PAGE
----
Married people in Georgia age 50 and over belong to the demographic group with a rising divorce rate. The National Center for Family & Marriage Research at Bowling Green State University has calculated that divorces among people over 50 have doubled since 1990. Retirement planning occupies the minds of people in this age group, and careful decisions could reduce financial hardships after a divorce.
People who are contemplating divorce needs to evaluate income and expenses and estimate how these will change once they are single. According to the Government Accountability Office, women experience a 41 percent drop in income after divorce. Income for men goes down by 23 percent. One financial planner recommended that a person should investigate ways to earn extra income through a second job or renting out a room. She warned that holding on to a family home could be a costly choice compared to the reduced expenses resulting from downsizing.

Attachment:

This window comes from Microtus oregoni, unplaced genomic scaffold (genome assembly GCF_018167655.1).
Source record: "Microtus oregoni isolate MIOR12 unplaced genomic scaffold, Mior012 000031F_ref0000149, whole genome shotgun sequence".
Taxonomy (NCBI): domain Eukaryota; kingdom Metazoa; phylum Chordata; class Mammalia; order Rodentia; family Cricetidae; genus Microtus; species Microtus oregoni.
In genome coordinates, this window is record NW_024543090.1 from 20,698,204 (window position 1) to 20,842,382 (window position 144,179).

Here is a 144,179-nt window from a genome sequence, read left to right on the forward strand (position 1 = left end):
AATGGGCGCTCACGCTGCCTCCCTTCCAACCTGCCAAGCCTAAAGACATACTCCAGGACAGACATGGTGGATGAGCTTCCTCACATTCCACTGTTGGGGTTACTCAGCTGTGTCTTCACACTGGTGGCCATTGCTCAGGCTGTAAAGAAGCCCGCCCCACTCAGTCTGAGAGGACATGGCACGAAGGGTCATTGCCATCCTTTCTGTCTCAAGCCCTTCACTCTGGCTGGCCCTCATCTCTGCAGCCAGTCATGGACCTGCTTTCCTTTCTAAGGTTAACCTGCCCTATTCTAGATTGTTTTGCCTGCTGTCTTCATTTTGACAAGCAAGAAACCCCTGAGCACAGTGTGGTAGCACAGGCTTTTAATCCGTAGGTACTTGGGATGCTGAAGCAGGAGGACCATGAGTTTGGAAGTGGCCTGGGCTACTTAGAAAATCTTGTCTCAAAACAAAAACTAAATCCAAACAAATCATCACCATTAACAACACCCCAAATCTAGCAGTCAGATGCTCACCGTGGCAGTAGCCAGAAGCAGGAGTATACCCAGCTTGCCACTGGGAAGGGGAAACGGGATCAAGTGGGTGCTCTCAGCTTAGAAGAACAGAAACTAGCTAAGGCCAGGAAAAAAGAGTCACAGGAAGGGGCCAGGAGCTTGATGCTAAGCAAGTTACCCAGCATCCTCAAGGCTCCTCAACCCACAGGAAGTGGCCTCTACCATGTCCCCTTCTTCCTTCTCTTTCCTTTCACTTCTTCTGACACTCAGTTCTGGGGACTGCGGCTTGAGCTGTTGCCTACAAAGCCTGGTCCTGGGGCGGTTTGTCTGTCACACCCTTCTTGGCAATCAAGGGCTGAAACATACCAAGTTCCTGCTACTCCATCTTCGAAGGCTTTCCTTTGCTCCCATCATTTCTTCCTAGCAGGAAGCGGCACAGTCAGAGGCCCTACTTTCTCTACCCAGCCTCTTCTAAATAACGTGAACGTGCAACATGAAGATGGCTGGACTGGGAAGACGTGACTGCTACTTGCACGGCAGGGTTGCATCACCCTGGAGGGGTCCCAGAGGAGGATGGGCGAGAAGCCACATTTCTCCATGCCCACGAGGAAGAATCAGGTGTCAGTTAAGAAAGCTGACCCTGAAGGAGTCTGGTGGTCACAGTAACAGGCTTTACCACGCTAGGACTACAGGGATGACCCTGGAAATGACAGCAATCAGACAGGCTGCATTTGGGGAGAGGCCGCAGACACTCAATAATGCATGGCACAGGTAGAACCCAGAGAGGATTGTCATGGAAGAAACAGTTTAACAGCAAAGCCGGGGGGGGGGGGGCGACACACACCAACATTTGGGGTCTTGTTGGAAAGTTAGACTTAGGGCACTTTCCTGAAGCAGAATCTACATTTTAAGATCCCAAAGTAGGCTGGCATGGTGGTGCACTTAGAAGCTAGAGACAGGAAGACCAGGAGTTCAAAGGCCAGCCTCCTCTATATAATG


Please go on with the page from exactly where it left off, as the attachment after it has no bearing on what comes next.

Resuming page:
Medicare and Social Security benefits also play significant roles in financial decisions. Delaying a divorce until reaching the age for Medicare eligibilty could provide big savings compared to private health insurance. A person close to the 10-year milestone in marriage should consider the benefits of waiting to end the marriage. Social Security provides an ex-spouse to claim benefits based on the other spouse's earning record if the marriage lasted for at least 10 years.
The end of a marriage obviously carries with it monetary issues as well as emotional ones. A person who is facing a divorce may want to have legal assistance in structuring a settlement agreement that provides some financial peace of mind.